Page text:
Mortgage rates drop but lenders withdraw deals

10 October 2008 / by Rachael Stiles
Mortgage rates have been dropping since the bank of England announced a surprise rate cut of half a percentage point, but lenders are still withdrawing the best deals despite the Government's £50billion bail-out plan.

Following the Bank of England's Monetary Policy Committee's decision, a significant number of lenders immediately announced that they would be dropping their mortgage rates in line with the 0.5 per cent cut in the base rate.

This week saw the Government announce plans of a part-nationalisation of some of the UK's biggest high street lenders in order to bring stability to the financial markets and ease banks' fears over further losses.

But, amid ongoing turbulence in the economy, mortgage providers continue to withdraw their higher loan to value (LTV) deals, forcing first time buyers and those with little equity in their homes out of the market.

Lenders are pulling mortgages with a LTV of 95 or 90 per cent out of the market. There are now only 3,281 mortgage products available, according to figures from, which is the lowest figure yet since the credit crisis began last summer.

Whereas during the property and mortgage boom of the last decade products were based largely on pricing, lenders are now focussing on risk, which is reflected in the scarcity of loans offering 90 per cent LTV or above, and has caused 100 per cent mortgages to become practically extinct with just a few deals left at inflated prices.

The best deals for mortgage customers are now to be found in 60 per cent LTV loans, where a 40 per cent deposit is required. Unlike higher LTV mortgages, the number of deals on the market offering a maximum of 60 per cent LTV has risen by 84 per cent to 155.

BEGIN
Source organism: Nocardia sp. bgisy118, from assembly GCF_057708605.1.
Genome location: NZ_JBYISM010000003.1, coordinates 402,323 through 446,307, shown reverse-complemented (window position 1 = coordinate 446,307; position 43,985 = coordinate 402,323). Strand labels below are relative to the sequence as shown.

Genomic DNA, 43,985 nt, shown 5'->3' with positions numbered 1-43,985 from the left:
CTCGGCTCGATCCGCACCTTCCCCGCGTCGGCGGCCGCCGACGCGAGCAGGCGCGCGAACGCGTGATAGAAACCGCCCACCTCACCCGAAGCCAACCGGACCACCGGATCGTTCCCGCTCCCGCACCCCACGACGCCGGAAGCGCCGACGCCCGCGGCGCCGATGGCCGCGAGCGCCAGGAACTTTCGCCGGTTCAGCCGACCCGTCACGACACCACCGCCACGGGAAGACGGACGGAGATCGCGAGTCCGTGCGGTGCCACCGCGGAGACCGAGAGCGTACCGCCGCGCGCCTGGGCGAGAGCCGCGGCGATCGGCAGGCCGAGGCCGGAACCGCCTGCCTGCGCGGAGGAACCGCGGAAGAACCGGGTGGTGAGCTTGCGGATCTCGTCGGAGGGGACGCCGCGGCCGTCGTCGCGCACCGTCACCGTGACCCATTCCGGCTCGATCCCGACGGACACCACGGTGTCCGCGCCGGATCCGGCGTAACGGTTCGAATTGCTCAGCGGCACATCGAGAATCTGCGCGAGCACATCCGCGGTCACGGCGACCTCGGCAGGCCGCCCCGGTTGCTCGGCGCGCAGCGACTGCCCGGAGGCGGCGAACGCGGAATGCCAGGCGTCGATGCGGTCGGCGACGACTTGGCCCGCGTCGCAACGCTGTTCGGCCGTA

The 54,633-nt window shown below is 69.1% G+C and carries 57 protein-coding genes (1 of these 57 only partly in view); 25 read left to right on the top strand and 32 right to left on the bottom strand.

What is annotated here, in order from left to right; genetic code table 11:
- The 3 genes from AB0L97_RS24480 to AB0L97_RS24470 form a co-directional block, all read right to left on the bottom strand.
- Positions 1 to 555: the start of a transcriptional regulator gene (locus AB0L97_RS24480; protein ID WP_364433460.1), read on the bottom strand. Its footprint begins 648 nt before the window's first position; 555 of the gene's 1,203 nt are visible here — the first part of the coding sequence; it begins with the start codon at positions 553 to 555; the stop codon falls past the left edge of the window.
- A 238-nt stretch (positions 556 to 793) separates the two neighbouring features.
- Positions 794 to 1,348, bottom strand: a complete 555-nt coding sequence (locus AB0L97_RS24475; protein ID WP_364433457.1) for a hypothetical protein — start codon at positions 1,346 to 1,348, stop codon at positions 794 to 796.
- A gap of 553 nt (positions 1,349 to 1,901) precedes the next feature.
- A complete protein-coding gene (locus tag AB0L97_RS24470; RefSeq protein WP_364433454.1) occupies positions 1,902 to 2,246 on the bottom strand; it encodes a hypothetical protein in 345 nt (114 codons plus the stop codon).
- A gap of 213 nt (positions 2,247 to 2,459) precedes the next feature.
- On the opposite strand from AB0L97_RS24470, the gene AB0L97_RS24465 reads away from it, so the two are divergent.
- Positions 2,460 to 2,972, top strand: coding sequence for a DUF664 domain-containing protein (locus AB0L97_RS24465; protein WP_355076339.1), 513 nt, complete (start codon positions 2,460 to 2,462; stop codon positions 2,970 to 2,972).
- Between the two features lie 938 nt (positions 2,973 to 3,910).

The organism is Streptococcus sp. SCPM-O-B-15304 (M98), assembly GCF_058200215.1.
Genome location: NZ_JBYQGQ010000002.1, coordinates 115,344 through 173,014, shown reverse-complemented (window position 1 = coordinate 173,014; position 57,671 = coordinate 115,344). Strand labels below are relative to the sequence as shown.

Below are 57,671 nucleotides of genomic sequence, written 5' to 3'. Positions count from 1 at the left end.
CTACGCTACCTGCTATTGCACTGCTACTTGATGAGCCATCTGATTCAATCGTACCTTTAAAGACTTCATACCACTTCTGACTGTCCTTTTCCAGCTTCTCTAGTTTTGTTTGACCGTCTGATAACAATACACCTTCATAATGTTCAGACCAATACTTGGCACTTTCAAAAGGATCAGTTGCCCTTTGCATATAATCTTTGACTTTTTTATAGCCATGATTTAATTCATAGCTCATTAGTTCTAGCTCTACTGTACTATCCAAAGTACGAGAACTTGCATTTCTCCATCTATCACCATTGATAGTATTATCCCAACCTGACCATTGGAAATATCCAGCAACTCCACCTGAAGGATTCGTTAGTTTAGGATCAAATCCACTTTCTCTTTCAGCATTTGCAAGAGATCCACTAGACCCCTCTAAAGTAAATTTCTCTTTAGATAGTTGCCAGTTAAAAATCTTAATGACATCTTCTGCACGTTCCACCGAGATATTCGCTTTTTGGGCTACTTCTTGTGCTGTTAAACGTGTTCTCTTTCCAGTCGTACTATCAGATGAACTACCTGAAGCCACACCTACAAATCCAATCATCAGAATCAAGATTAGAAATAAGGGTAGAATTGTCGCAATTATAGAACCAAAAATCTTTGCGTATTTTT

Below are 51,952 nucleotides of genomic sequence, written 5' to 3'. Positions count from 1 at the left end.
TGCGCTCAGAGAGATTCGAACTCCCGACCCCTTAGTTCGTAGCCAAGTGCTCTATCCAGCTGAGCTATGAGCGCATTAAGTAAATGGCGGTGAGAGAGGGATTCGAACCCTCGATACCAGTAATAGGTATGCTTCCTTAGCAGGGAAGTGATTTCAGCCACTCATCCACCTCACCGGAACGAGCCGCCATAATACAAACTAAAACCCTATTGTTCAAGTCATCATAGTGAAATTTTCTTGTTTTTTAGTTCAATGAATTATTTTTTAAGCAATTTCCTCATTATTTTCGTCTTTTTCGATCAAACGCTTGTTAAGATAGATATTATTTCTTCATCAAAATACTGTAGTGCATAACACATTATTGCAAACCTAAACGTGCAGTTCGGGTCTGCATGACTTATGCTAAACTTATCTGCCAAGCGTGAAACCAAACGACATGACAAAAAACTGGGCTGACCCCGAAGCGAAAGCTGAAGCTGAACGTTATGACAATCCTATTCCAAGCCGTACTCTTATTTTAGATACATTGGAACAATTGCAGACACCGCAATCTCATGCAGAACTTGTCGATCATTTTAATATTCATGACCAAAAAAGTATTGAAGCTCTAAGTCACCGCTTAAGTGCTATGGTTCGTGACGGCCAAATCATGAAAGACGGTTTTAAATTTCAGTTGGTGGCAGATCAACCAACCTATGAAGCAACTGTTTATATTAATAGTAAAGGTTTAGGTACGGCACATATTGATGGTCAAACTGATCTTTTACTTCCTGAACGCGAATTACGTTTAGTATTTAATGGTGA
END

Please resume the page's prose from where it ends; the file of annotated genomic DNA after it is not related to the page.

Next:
However, all is not lost for those who do not have substantial deposits saved up or a lot of equity in their homes. Darren Cook, mortgage expert at, says that while choice is reducing for mortgage customers, "there are still enough products out there for borrowers to try and find a suitable deal that suits individual circumstances."

Mortgage figures from reveal that the average cost of a mortgage has come down in the last 12 months but they have become scarcer. For example, the average two year fixed rate mortgage now costs 6.32 per cent, down from 6.90 per cent in August 2007, while a two year tracker mortgage will now cost an average of 6.28 per cent, down from 6.58 per cent last year.

Mr Cook explained: "The difficulties lie in the lack of liquidity within the market and providers having no appetite or being unable to lend on a larger scale. In essence, he said, the figures show that "mortgages are getting a little cheaper, but the stock rooms are currently nearly empty."

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